Recent Media Consumption
Well, finally, Spike Lee has tackled a straight-ahead commercial film and proven he can bat it out of the park. This is not a great movie, but it's a darned good one. I've always admired Lee's prowess as a director in the way he can tell a story via camera movement, editing, etc. But his topics have usually left me ambivalent because they're ham-handed diatribes about race - though sometimes uses sexual politics as a guise. Now maybe She's Gotta Have It and Malcolm X can escape that generalization, but not may others until this film.
Another first for this film is that Jodie Foster plays a completely unlikable character; a first, I think, for her.
Inside Man is worth the rental and the viewing time, imvho, and will make for a nice evening. Let's hope Lee gets more regular gigs in between his after school specials.
TLD: Let me say this, though. I understand why Lee made a lot of the movies he did, and I think he achieved a lot of his goals. He accomplished substantive changes in Hollywood that were sorely needed. However, the movies themselves don't often stand on their own as good entertainments unto themselves. That's all I'm saying.
The Police - Everyone Stares
Stewart Copeland, the drummer extraordinaire for the famed demised band, bought himself a Super 8mm camera in the band's early days and started filming when the mood struck, eventually amassing an interesting document about the genesis of a major rock group from touring holiday inns to headlining arenas. It really does give you the feel for the change in their surroundings as he captures the first time they're mobbed by fans (when up to that point they've only been timidly approached by fans during record signings in stores) to when they essentially live in a bubble away from most of the rest of the world.
Highlights are Copeland's brief and to-the-point summaries and bon-mots. For instance, the one about such quandaries regarding band member roles in music videos that are not set on a stage during a performance. See, the singer has the job of mouthing the words, the guitarist can pretend to play the guitar, but what does the drummer do? "Jerk around a bit and mostly look like a dick," according to Stewart.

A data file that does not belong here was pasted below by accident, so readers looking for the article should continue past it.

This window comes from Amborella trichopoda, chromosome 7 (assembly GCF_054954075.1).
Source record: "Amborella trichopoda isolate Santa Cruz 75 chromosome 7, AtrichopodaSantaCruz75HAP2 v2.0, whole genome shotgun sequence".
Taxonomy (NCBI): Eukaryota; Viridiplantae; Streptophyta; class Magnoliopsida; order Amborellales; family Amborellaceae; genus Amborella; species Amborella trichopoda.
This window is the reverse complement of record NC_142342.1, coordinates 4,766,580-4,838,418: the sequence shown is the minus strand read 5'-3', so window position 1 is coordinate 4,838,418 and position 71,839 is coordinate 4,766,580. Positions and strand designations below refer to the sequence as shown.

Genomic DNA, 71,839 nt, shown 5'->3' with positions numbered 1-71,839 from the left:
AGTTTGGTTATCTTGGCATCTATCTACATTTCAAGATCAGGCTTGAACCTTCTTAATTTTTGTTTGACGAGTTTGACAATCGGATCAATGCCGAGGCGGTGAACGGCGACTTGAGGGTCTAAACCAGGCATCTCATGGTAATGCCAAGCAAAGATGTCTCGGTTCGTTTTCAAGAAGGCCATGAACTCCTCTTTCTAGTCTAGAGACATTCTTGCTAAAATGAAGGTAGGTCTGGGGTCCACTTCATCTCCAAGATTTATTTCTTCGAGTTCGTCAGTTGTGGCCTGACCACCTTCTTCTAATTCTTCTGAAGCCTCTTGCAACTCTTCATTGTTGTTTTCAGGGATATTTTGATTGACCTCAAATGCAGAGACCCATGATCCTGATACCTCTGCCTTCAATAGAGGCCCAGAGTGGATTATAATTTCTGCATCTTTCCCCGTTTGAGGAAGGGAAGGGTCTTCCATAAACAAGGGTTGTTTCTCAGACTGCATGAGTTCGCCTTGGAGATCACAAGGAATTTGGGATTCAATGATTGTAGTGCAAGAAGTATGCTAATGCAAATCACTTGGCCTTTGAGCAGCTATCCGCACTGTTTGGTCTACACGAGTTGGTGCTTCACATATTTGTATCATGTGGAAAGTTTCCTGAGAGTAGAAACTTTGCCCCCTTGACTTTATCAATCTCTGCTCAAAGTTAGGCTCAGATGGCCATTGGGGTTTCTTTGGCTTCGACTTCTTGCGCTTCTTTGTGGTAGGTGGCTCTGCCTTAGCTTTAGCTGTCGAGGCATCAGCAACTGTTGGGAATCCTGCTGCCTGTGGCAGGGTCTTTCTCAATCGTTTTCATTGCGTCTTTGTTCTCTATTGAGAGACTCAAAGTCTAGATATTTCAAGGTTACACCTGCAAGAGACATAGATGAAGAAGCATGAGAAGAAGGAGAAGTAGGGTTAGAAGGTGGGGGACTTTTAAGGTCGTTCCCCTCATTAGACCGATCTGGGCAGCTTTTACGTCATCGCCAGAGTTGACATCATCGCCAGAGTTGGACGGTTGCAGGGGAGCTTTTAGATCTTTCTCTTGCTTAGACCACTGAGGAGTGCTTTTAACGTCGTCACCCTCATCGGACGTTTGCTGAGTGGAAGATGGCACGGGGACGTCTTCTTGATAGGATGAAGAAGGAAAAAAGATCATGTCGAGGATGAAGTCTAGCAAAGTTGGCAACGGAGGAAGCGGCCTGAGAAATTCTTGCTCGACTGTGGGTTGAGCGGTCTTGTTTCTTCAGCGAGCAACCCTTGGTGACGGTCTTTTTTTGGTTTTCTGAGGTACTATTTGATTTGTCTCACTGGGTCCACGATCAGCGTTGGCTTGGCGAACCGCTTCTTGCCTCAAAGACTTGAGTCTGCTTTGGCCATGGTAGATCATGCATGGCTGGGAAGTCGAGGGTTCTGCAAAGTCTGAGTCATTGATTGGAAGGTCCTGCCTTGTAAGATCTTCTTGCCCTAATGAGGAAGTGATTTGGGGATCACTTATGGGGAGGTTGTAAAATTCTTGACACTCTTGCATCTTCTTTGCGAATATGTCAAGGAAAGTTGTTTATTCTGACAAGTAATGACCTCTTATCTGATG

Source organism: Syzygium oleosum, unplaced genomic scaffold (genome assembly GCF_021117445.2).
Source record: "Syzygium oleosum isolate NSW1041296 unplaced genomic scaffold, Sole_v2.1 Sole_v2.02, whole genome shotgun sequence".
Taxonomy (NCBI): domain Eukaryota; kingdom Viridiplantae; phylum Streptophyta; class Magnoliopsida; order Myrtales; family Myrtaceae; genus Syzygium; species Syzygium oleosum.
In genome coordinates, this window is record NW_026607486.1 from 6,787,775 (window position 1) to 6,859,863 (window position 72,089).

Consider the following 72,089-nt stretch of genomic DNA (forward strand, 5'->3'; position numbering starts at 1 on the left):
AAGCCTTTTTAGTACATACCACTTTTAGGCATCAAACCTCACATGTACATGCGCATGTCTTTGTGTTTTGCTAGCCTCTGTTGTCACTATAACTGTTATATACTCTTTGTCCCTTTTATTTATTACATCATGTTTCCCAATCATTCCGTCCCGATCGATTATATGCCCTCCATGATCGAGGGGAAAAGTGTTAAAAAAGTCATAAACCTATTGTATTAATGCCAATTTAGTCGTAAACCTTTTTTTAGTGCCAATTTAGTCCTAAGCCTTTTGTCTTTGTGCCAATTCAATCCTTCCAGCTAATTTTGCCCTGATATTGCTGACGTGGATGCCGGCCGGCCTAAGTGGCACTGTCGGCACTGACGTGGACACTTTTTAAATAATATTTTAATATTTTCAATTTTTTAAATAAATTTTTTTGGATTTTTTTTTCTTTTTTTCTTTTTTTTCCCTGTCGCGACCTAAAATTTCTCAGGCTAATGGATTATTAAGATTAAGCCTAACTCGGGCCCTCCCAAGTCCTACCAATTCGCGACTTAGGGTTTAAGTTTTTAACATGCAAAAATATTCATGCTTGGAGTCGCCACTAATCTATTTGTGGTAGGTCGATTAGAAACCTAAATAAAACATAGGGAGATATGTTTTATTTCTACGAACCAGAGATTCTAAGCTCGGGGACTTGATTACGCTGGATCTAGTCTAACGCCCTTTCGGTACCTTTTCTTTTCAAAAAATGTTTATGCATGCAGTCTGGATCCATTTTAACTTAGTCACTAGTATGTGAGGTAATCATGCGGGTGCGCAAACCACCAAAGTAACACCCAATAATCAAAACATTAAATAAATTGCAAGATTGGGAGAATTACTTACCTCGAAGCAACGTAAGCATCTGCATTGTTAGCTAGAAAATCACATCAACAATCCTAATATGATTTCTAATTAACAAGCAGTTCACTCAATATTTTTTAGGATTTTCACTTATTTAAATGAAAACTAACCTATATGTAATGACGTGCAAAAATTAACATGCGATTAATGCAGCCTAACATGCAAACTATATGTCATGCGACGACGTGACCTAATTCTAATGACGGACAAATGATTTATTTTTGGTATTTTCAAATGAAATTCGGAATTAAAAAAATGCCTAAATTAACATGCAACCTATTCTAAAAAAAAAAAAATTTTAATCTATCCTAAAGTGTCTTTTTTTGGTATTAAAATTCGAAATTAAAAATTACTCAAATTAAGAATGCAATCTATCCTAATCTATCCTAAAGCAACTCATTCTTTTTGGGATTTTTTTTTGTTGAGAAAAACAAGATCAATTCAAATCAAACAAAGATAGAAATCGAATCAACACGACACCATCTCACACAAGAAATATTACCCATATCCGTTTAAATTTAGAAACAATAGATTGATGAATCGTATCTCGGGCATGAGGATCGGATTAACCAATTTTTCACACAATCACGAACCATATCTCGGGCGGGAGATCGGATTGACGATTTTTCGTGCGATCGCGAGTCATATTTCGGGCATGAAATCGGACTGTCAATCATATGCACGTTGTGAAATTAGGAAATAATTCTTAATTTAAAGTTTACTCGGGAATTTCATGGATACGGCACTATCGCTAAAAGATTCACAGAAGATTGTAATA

For music fans this is a must-see. Copeland remixed and in some cases re-imagined old Police tracks, so the music side of the movie is intriguing and something that you've not quite heard before. I hope there's a soundtrack someday. (For now, their live set that contains a concert from their early days and one from their height of fame days will have to suffice; one of my favorite live sets ever.)
For folks looking for a riveting movie experience, this is not the entertainment for you. (See "Stop Making Sense" by the Talking Heads for that.) But, for those who want a peek into what it's like to become a huge rock band through the intimate device of home movies, you'll walk away happy.
R.E.M. - And I Feel Fine...: The Best of the I.R.S. Years 1982-1987
If you like R.E.M., 'specially the early years, this set should be a wet dream. The song selection achieves the perfect balance between the actual "hits", the fan favorites, and the band favorites. A rare feat for a hits package. On top of that, this one of the best remastering jobs I've come across.
There is no entire career retrospective in one set from these guys, yet (but you can bet it's forthcoming if they're remastering, more on that in a bit), so if you want all their hits, you have to buy "In Time: The Best of R.E.M. 1988-2003", too.
"R.E.M. - And I Feel Fine...: The Best of the I.R.S. Years 1982-1987" replaces the previous early hits compilation "Eponymous."
Fans should purchase this immediately.